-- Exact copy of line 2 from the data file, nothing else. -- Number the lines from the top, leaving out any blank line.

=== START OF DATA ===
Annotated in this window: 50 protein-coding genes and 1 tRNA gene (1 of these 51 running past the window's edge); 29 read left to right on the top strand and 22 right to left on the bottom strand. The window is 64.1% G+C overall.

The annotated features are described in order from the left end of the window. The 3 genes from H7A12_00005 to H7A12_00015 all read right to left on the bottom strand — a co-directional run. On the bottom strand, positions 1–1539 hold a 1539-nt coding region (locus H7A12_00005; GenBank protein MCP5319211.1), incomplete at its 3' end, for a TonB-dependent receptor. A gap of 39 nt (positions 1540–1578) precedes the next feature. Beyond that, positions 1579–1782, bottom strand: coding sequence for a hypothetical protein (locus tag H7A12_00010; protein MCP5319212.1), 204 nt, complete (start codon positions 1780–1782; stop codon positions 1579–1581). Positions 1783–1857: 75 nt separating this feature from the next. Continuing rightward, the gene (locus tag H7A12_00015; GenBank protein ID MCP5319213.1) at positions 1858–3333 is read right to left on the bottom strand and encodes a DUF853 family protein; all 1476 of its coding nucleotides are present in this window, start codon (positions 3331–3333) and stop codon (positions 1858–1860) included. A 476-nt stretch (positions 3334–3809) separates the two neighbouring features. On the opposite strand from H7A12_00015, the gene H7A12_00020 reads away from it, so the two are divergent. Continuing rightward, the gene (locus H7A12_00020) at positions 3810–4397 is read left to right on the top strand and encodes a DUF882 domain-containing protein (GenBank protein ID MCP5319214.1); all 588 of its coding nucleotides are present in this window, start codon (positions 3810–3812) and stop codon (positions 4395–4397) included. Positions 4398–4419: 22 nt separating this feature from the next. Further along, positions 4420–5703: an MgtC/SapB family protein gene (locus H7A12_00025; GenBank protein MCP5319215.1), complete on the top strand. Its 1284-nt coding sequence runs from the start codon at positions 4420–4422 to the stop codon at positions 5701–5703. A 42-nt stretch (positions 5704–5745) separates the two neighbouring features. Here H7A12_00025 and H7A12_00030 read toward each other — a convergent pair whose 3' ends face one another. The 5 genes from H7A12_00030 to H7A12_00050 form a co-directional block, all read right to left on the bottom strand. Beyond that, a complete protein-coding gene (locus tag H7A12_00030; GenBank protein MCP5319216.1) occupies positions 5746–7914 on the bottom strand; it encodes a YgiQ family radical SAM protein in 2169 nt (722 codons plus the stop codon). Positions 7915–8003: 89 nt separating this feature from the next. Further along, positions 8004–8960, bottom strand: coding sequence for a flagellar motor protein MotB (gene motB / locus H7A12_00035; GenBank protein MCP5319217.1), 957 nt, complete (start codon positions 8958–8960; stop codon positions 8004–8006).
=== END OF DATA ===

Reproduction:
The annotated features are described in order from the left end of the window. The 3 genes from H7A12_00005 to H7A12_00015 all read right to left on the bottom strand — a co-directional run. On the bottom strand, positions 1–1539 hold a 1539-nt coding region (locus H7A12_00005; GenBank protein MCP5319211.1), incomplete at its 3' end, for a TonB-dependent receptor. A gap of 39 nt (positions 1540–1578) precedes the next feature. Beyond that, positions 1579–1782, bottom strand: coding sequence for a hypothetical protein (locus tag H7A12_00010; protein MCP5319212.1), 204 nt, complete (start codon positions 1780–1782; stop codon positions 1579–1581). Positions 1783–1857: 75 nt separating this feature from the next. Continuing rightward, the gene (locus tag H7A12_00015; GenBank protein ID MCP5319213.1) at positions 1858–3333 is read right to left on the bottom strand and encodes a DUF853 family protein; all 1476 of its coding nucleotides are present in this window, start codon (positions 3331–3333) and stop codon (positions 1858–1860) included. A 476-nt stretch (positions 3334–3809) separates the two neighbouring features. On the opposite strand from H7A12_00015, the gene H7A12_00020 reads away from it, so the two are divergent. Continuing rightward, the gene (locus H7A12_00020) at positions 3810–4397 is read left to right on the top strand and encodes a DUF882 domain-containing protein (GenBank protein ID MCP5319214.1); all 588 of its coding nucleotides are present in this window, start codon (positions 3810–3812) and stop codon (positions 4395–4397) included. Positions 4398–4419: 22 nt separating this feature from the next. Further along, positions 4420–5703: an MgtC/SapB family protein gene (locus H7A12_00025; GenBank protein MCP5319215.1), complete on the top strand. Its 1284-nt coding sequence runs from the start codon at positions 4420–4422 to the stop codon at positions 5701–5703. A 42-nt stretch (positions 5704–5745) separates the two neighbouring features. Here H7A12_00025 and H7A12_00030 read toward each other — a convergent pair whose 3' ends face one another. The 5 genes from H7A12_00030 to H7A12_00050 form a co-directional block, all read right to left on the bottom strand. Beyond that, a complete protein-coding gene (locus tag H7A12_00030; GenBank protein MCP5319216.1) occupies positions 5746–7914 on the bottom strand; it encodes a YgiQ family radical SAM protein in 2169 nt (722 codons plus the stop codon). Positions 7915–8003: 89 nt separating this feature from the next. Further along, positions 8004–8960, bottom strand: coding sequence for a flagellar motor protein MotB (gene motB / locus H7A12_00035; GenBank protein MCP5319217.1), 957 nt, complete (start codon positions 8958–8960; stop codon positions 8004–8006).